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Old 06-19-10, 10:14 AM   #11
AC_Hacker
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Default We may have reached 'lift-off'...

Regarding whether to use HRV (sensible heat recovery only) or ERV (sensible + latent heat recovery) I came across the above graphic that spells it out...

Quote:
Originally Posted by Xringer View Post
I saw some HRV units on Ebay in the $450 range. Looked up the maker and found this HRV Airiva Heat Recovery Ventilator.
Interesting that it uses a Polypropylene core...


They show the core in the video, it looks to be the same kind of material that political yard signs are made of, cut into 10 to 12 inch squares, and glued together with the air channels in an 'alternating' orientation.


Since building the core seems to be the biggest snag in making a DIY HRV, we may have reached 'lift-off'.

DaoX,
A 90% or greater HRV is very difficult to achieve, the only one I have seen is an 'enthalpy wheel' design.

http://www.drirotors.com/pdf/article..._ac_wheels.pdf

http://platinum.ts.odu.edu/Apps/FAAU...enFileResource

This ERV?s For You - Feature Articles - Extra Edition - Air Conditioning, Heating & Refrigeration NEWS

Quote:
Enthalpy wheels and permeable (or enthalpic) plates recover temperature and humidity. Enthalpy wheels are the most popular and effective technology for commercial applications, particularly where outdoor air is a source of humidity and indoor humidity must be controlled.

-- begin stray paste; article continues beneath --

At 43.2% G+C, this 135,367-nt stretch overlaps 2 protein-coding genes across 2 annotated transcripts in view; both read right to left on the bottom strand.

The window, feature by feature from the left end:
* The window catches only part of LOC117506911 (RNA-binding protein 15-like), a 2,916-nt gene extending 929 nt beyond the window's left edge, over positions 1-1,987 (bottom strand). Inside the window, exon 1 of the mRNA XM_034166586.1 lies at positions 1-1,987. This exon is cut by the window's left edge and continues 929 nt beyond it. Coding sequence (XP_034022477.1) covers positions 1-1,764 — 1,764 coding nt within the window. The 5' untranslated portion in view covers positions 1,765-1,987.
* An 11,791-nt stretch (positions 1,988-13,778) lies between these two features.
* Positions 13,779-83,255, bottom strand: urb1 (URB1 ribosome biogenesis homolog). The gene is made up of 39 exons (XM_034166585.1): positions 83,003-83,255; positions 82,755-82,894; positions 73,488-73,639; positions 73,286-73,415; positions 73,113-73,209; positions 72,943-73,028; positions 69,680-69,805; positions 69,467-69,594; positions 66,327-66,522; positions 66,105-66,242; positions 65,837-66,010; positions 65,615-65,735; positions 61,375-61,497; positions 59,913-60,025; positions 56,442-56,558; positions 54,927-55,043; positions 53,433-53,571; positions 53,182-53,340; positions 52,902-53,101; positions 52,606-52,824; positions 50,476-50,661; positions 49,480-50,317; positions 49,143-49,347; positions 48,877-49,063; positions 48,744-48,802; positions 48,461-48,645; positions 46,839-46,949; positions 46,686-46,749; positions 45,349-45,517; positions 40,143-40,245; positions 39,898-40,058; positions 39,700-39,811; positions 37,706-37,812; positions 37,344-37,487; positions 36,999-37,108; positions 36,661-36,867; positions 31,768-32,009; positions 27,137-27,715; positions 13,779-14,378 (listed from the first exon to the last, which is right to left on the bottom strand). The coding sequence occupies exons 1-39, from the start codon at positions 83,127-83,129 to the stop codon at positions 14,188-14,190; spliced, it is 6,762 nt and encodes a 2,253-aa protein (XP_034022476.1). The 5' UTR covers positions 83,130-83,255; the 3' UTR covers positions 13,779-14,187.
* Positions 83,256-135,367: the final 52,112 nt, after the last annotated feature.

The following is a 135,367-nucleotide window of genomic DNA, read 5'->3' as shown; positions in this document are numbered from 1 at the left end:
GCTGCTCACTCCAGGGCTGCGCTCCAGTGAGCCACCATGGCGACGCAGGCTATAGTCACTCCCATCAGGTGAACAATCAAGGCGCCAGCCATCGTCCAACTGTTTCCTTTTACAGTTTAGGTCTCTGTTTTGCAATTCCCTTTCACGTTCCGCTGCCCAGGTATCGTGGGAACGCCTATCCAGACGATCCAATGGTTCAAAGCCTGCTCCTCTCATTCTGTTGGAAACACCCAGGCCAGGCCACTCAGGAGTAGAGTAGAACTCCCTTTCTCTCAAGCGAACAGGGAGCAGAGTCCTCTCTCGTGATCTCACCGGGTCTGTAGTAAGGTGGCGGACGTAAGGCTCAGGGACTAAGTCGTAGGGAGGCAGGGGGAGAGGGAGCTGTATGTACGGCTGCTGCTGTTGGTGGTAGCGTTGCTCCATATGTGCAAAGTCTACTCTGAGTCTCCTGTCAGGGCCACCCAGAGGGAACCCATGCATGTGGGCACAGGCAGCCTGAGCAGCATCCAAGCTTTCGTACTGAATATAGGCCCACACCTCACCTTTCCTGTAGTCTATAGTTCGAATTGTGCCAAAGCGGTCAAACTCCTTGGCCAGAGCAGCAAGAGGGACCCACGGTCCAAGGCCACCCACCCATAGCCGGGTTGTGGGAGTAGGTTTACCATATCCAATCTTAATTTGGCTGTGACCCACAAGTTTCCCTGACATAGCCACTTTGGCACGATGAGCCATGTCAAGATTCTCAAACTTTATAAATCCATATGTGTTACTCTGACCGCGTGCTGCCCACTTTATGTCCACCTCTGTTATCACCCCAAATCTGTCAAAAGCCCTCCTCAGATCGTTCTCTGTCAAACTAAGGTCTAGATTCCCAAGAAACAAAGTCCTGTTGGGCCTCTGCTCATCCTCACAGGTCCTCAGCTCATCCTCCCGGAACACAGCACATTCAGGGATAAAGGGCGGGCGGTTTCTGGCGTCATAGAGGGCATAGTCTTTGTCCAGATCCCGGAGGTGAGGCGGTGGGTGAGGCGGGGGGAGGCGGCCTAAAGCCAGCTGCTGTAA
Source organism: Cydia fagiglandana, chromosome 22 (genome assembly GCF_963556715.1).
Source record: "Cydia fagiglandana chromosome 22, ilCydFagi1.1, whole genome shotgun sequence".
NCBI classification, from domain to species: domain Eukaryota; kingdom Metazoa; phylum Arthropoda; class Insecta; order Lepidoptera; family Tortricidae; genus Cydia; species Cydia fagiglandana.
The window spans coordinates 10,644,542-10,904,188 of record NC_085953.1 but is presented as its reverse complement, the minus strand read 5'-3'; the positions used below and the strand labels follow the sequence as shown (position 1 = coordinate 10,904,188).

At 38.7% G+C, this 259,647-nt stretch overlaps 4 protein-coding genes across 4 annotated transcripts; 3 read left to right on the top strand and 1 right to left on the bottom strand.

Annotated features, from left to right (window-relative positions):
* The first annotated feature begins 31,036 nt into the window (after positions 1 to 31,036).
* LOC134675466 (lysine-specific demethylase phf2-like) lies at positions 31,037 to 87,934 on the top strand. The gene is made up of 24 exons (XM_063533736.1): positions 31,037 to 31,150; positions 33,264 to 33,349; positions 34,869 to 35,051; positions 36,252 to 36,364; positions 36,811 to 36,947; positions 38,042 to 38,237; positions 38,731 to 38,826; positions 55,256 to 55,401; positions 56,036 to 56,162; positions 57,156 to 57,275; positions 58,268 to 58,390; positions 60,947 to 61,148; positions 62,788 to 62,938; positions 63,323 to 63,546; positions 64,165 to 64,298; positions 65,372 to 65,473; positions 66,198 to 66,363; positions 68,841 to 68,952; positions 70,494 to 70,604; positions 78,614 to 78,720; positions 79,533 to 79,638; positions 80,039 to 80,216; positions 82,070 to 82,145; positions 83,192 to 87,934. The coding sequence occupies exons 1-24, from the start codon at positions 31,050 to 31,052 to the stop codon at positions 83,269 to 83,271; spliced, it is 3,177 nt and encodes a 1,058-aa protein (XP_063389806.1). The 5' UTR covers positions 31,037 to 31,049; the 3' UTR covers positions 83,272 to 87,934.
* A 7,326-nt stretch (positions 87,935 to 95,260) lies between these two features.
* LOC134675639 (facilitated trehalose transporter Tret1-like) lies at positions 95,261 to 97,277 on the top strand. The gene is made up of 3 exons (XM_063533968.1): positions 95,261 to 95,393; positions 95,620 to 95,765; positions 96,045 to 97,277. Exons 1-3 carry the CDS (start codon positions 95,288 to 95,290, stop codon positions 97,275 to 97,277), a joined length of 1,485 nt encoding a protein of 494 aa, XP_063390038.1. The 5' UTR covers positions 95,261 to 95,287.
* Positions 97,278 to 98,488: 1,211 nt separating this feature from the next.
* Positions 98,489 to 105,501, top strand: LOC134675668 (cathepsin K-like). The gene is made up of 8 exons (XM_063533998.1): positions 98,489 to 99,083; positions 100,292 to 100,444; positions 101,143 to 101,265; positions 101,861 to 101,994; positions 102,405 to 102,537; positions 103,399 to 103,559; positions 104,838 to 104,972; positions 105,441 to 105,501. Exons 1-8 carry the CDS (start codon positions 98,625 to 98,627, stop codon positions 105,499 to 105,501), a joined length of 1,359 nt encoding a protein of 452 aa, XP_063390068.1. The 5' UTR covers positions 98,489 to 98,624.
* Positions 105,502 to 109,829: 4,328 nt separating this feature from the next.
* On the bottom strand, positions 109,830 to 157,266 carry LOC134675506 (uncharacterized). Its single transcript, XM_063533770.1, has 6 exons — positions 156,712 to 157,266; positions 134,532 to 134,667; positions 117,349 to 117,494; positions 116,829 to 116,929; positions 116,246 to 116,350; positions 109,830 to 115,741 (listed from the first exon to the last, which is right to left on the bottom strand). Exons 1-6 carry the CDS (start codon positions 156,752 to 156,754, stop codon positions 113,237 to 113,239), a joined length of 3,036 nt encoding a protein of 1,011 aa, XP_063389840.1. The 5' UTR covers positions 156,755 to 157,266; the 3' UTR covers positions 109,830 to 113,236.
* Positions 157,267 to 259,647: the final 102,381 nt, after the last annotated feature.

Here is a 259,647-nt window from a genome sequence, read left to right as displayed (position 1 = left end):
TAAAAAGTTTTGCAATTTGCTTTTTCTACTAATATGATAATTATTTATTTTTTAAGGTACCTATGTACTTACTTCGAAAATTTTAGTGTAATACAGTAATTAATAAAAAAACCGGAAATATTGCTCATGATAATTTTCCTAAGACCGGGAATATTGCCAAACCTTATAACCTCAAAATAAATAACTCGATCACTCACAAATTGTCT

In an enthalpy wheel, as the heat exchanger rotates from one airstream to the other, it transfers water molecules from the wetter to the drier side. In summer, the cool, dry surfaces of the heat exchanger strip heat and moisture from the entering outside air. In winter, those same, now relatively warm and moist surfaces heat and humidify the ventilation air.

In an enthalpic plate, water molecules are allowed to move through a membrane to transfer to the opposing airstream. Sharing some of the characteristics of enthalpy wheels, they generally are less efficient at transferring humidity and are more widely used in residential applications where outside air is a smaller percentage of the load.
Also, I came across a Ventilating Industry Test Proceedure used for certifying ERVs. May supply some interesting ideas for makers:

http://web.archive.org/web/200708201...on+30sep05.pdf

...and here's a Certified Product Directory, with efficiency ratings of various tested HRVs:

http://www.hvi.org/assets/pdfs/CPD/H...01June2010.pdf


-AC_Hacker

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Last edited by AC_Hacker; 06-19-10 at 11:43 AM.. Reason: Clarifying PIX...
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erv, heat recovery, hrv

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